The LTV Ratio measures the amount of leverage on an investment - the amount you need to finance against the property's current market value. The LTV is great way to measure the equity you hold in a property to account for debt.

For financing, most lenders will not finance up to 100% of a property's value since they want to leave equity in to protect their investment. Lenders will express how much of the total purchase price they are willing to finance in a LTV ratio. The difference between the percent a lender will finance and the property’s total value is the amount of cash that you will have to put into the deal.

For example, if the lender will do 80% LTV deals, you need a 20% down payment to secure the mortgage. In this scenario, a $100,000 property would require $20,000 as a down payment plus closing costs, and would represent an 80% LTV. After 10 years, if the value of the property is now $200,000 and you’ve paid down your mortgage to $50,000, your LTV would now be 25%.

**8. Debt Service Coverage Ratio (DSCR)**

DSCR compares the operating income available to service debt to overall debt levels. To calculate, divide your net operating income by debt payments, on either a monthly, quarterly, or annual basis. Lenders will look at your DSCR to determine your repayment ability. A high ratio suggests you are too leveraged, which may make it harder to qualify for financing.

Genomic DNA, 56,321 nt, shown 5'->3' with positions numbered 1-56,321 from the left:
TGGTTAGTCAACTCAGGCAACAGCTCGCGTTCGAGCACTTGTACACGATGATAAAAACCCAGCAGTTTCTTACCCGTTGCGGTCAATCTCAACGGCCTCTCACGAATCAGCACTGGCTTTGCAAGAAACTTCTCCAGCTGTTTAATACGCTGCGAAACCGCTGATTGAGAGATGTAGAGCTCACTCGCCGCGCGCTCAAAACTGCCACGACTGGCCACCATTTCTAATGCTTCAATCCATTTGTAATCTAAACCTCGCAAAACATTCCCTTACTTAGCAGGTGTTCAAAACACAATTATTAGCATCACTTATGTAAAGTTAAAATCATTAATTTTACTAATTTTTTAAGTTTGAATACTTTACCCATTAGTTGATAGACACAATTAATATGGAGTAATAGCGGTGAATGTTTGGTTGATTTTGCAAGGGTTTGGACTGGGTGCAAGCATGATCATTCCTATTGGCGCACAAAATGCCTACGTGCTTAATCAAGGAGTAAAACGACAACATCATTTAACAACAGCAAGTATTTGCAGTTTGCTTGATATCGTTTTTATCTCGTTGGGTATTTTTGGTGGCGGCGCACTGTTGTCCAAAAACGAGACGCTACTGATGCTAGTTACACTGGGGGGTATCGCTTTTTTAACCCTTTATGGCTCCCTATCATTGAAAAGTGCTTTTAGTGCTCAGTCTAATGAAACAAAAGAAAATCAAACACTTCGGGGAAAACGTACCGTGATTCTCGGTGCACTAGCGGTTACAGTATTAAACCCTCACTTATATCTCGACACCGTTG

Typical lenders require a DSCR in the 1.25–1.5 range. This means that your rental property produces 25% more of additional income after debt service. A DSCR of 1.5-1.75 is even more desirable, and could help lower your interest rate.

**9. Operating Expense Ratio (OER)**

The OER is a measure of profitability and shows you how well you are controlling expenses relative to income. To calculate, take all operating expenses, less depreciation, and divide them by operating income.

A lower OER reflects that you’ve minimized expenses relative to revenue. If your OER has been rising over time, it could indicate many issues. Perhaps annual rent increases haven’t matched expense increases. Or, your management company isn’t keeping up on routine maintenance, leading to more serious problems down the road.

**10. Occupancy Rates**

It’s always a good idea to keep an eye on your personal vacancy rates, as well as your overall market’s occupancy rate. An unoccupied unit generates no income but still costs you money. Most investors track two historical occupancy rates to keep an eye on open units and lost income.

**Physical Vacancy Rate**

This rate gives you the percent of your units vacant when compared to the total units available. It’s easy to calculate, take the number of vacant units, multiply by 100, and divided by the total number of units. This metric can be useful on a property by property basis, or across your entire portfolio.

**Economic Vacancy Rate**

The economic vacancy rate looks at the amount of income you’re missing out on when a unit is vacant. Add up rents lost during the vacancy period and divided by the total rent that would have been collected in a year to get what the vacancy cost you.